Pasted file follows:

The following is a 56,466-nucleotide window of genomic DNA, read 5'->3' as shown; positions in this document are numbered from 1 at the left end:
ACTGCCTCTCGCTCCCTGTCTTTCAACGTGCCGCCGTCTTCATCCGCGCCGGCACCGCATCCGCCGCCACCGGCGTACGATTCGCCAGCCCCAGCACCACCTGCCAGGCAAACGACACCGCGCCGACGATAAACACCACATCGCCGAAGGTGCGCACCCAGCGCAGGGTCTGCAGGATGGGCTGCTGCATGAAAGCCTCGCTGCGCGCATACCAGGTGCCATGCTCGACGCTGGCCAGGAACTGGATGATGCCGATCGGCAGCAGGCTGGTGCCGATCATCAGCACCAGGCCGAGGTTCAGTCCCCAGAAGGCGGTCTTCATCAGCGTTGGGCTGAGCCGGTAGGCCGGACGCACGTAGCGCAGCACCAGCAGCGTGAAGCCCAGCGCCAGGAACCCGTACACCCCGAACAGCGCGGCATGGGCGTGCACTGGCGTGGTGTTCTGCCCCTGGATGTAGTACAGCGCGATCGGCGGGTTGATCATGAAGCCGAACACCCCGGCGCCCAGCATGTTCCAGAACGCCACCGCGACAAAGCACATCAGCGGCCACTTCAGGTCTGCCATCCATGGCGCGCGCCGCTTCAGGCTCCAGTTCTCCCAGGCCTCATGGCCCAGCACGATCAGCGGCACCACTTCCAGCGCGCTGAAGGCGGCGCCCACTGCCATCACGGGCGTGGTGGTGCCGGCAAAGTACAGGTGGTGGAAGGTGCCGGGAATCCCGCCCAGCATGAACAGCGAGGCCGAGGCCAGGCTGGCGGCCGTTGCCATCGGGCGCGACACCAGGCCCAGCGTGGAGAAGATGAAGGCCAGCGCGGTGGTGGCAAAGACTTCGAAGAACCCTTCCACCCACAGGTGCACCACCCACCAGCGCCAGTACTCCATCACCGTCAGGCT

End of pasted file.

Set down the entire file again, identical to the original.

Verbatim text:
The following is a 56,466-nucleotide window of genomic DNA, read 5'->3' as shown; positions in this document are numbered from 1 at the left end:
ACTGCCTCTCGCTCCCTGTCTTTCAACGTGCCGCCGTCTTCATCCGCGCCGGCACCGCATCCGCCGCCACCGGCGTACGATTCGCCAGCCCCAGCACCACCTGCCAGGCAAACGACACCGCGCCGACGATAAACACCACATCGCCGAAGGTGCGCACCCAGCGCAGGGTCTGCAGGATGGGCTGCTGCATGAAAGCCTCGCTGCGCGCATACCAGGTGCCATGCTCGACGCTGGCCAGGAACTGGATGATGCCGATCGGCAGCAGGCTGGTGCCGATCATCAGCACCAGGCCGAGGTTCAGTCCCCAGAAGGCGGTCTTCATCAGCGTTGGGCTGAGCCGGTAGGCCGGACGCACGTAGCGCAGCACCAGCAGCGTGAAGCCCAGCGCCAGGAACCCGTACACCCCGAACAGCGCGGCATGGGCGTGCACTGGCGTGGTGTTCTGCCCCTGGATGTAGTACAGCGCGATCGGCGGGTTGATCATGAAGCCGAACACCCCGGCGCCCAGCATGTTCCAGAACGCCACCGCGACAAAGCACATCAGCGGCCACTTCAGGTCTGCCATCCATGGCGCGCGCCGCTTCAGGCTCCAGTTCTCCCAGGCCTCATGGCCCAGCACGATCAGCGGCACCACTTCCAGCGCGCTGAAGGCGGCGCCCACTGCCATCACGGGCGTGGTGGTGCCGGCAAAGTACAGGTGGTGGAAGGTGCCGGGAATCCCGCCCAGCATGAACAGCGAGGCCGAGGCCAGGCTGGCGGCCGTTGCCATCGGGCGCGACACCAGGCCCAGCGTGGAGAAGATGAAGGCCAGCGCGGTGGTGGCAAAGACTTCGAAGAACCCTTCCACCCACAGGTGCACCACCCACCAGCGCCAGTACTCCATCACCGTCAGGCT